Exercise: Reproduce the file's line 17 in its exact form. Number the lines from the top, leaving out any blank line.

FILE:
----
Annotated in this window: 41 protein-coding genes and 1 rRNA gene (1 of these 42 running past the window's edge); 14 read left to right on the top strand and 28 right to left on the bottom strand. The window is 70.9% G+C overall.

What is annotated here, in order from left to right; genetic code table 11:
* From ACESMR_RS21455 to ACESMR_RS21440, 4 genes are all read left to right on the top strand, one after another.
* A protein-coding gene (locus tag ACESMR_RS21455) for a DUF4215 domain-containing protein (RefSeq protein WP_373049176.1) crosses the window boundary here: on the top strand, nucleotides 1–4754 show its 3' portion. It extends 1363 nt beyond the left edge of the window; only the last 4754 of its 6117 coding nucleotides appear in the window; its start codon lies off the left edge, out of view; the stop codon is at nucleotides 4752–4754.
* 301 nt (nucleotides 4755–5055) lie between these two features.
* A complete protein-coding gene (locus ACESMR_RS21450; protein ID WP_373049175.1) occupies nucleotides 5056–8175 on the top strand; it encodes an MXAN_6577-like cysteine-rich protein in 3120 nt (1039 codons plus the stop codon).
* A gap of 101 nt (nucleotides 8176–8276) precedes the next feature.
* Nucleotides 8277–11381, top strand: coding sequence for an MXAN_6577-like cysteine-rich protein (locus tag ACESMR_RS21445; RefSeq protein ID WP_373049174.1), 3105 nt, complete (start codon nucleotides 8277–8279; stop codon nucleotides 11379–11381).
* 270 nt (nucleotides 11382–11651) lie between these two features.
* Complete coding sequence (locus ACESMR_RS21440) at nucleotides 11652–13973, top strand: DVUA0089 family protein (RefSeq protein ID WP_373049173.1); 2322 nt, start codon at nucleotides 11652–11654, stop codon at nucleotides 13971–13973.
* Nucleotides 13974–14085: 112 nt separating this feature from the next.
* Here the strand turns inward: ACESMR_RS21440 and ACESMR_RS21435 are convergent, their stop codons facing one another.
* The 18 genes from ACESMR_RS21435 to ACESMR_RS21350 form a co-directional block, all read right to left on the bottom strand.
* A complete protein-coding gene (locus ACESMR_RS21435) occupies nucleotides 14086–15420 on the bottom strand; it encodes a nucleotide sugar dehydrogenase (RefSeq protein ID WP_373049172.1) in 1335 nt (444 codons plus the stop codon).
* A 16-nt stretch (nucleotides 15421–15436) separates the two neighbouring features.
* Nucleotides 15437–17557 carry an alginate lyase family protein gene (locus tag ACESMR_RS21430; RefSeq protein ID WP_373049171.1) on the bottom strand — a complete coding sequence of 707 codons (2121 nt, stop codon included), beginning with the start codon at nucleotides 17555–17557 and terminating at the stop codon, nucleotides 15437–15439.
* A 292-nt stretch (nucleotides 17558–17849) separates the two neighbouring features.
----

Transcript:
* A 292-nt stretch (nucleotides 17558–17849) separates the two neighbouring features.